Capital Expenditures
















Note that we have assumed that revenues, net income and depreciation are expected to grow 6% a year for the next 5 years and that working capital remains at its existing percentage (1.92%) of revenues. We have also assumed that capital expenditures will grow faster (10%) over the next 5 years to compensate for reduced investment in prior years. Finally, we assumed that 30% of the net capital expenditures and working capital changes would be funded with debt, reflecting the optimal debt ratio we computed for Disney in chapter 8. Based upon these forecasts, and assuming that Disney maintains its existing dividend, Disney should have about $4.876 million in excess cash that it can return to its stockholders either as dividends or in the form of stock buybacks over the period.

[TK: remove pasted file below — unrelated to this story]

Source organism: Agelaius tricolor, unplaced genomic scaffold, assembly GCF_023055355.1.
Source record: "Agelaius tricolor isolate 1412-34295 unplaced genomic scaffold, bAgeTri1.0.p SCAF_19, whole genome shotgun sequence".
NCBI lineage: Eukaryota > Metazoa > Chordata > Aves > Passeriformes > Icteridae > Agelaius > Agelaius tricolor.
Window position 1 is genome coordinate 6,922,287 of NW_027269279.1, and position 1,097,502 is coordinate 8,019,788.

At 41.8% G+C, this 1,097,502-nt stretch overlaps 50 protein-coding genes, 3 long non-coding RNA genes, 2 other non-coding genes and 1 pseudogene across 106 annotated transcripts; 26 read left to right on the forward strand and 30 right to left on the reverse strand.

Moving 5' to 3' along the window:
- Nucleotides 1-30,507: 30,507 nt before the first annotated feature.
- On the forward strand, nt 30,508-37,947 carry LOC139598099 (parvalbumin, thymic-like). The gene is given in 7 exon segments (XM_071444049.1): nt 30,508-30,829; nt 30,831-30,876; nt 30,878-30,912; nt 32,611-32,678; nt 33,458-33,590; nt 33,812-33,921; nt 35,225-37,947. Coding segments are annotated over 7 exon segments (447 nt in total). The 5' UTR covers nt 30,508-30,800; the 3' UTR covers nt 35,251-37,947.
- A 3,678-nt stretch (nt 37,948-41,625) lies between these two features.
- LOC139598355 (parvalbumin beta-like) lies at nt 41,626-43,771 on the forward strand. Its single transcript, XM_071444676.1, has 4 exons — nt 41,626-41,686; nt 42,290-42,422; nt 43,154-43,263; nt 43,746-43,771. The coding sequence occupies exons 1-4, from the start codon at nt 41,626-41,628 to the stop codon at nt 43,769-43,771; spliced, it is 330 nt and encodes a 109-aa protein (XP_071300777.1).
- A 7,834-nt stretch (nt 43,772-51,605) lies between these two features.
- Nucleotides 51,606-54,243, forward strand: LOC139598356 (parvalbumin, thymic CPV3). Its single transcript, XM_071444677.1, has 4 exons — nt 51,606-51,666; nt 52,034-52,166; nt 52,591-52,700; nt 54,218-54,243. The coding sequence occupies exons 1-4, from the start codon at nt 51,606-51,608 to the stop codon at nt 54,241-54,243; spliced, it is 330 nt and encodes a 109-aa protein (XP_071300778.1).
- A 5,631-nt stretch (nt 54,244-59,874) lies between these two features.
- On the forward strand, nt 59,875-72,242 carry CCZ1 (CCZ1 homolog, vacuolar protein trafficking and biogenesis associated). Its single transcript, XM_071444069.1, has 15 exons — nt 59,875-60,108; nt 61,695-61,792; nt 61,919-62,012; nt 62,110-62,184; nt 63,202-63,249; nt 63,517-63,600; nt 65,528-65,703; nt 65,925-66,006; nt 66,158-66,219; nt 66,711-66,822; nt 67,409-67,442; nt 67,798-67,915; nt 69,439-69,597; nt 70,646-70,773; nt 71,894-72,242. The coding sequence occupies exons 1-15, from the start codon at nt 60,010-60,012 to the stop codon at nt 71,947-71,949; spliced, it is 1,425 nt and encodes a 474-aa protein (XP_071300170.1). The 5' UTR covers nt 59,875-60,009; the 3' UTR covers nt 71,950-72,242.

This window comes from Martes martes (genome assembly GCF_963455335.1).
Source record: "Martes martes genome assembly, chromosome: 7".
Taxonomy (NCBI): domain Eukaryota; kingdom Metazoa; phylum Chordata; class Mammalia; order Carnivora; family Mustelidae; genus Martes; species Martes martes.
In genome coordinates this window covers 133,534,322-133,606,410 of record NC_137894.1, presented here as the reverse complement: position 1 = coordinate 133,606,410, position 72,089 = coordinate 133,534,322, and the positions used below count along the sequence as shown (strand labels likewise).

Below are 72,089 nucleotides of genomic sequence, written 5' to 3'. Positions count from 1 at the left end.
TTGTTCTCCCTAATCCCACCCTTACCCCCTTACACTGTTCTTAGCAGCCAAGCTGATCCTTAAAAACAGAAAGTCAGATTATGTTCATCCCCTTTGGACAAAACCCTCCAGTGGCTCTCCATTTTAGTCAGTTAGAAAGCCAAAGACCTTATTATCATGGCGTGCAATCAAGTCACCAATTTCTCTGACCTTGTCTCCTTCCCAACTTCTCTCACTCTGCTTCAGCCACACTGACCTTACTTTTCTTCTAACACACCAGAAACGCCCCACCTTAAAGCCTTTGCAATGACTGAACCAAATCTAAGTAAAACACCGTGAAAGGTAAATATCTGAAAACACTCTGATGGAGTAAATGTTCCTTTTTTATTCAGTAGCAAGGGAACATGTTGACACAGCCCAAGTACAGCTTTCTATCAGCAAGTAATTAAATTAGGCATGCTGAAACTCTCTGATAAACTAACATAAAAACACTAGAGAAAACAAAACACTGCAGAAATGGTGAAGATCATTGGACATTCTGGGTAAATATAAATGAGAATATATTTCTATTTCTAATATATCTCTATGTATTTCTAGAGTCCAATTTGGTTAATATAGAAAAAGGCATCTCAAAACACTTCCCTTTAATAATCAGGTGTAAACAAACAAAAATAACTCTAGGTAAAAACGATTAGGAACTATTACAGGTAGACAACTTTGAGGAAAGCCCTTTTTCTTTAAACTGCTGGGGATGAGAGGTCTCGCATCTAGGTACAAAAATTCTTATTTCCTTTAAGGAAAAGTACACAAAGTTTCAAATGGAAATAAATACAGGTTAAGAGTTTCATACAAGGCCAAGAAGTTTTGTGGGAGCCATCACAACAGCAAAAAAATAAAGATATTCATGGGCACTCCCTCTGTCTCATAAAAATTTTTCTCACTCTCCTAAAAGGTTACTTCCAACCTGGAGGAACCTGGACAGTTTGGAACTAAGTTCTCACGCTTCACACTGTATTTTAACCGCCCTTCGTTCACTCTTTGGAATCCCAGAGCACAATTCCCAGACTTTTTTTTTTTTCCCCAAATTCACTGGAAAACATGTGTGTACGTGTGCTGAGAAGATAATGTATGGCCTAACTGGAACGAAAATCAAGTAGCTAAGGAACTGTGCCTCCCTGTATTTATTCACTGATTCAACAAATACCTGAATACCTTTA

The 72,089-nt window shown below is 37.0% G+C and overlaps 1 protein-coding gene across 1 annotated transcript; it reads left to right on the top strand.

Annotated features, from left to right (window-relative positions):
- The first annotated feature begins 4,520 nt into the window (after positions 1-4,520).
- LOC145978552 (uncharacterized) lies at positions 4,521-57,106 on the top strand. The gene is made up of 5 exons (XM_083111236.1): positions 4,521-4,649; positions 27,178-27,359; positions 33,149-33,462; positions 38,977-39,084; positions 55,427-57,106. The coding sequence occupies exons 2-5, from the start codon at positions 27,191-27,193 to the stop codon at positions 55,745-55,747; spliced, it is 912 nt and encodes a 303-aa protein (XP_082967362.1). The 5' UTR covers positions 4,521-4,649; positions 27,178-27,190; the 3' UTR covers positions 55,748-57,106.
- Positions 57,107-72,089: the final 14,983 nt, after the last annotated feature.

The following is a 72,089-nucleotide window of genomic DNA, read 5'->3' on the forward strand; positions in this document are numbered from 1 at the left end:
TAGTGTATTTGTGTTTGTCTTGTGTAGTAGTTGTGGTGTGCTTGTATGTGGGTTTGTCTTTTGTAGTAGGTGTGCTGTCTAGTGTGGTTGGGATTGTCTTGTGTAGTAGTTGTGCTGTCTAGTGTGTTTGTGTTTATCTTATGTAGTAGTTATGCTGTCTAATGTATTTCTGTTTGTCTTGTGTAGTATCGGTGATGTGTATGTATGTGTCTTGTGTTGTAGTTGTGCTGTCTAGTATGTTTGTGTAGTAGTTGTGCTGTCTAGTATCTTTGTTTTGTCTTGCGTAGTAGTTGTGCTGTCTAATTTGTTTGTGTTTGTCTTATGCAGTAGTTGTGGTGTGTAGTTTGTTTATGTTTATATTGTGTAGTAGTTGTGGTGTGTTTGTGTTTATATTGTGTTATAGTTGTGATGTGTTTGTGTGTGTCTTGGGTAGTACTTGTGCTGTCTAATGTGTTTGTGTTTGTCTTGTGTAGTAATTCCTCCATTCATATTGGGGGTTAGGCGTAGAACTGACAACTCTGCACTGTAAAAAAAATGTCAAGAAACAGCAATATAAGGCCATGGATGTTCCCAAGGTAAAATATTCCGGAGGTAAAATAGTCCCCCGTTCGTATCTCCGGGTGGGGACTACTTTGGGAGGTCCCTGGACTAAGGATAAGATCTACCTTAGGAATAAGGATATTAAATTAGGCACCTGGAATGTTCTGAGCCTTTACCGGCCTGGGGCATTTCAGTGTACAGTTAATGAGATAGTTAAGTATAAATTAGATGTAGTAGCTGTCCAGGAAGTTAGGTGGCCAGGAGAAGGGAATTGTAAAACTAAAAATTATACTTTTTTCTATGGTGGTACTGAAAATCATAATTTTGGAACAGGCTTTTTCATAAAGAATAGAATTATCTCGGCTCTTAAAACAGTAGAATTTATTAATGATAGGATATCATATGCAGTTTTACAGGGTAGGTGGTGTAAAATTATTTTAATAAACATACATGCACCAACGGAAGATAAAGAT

Examining Aracruz, we find that the firm is paying out more in dividends than it has available in free cashflows to equity. If you couple this finding with large investment needs, potentially good project returns and superior stock price performance, is seems clear that Aracruz will gain by cutting its dividends. In fact, this conclusion is strengthened when we forecast the free cashflows to equity for the next 5 years and compare them to the dividends being paid in Table 11.11;

Table 11.11: Expected FCFE and Cash Available for Dividends
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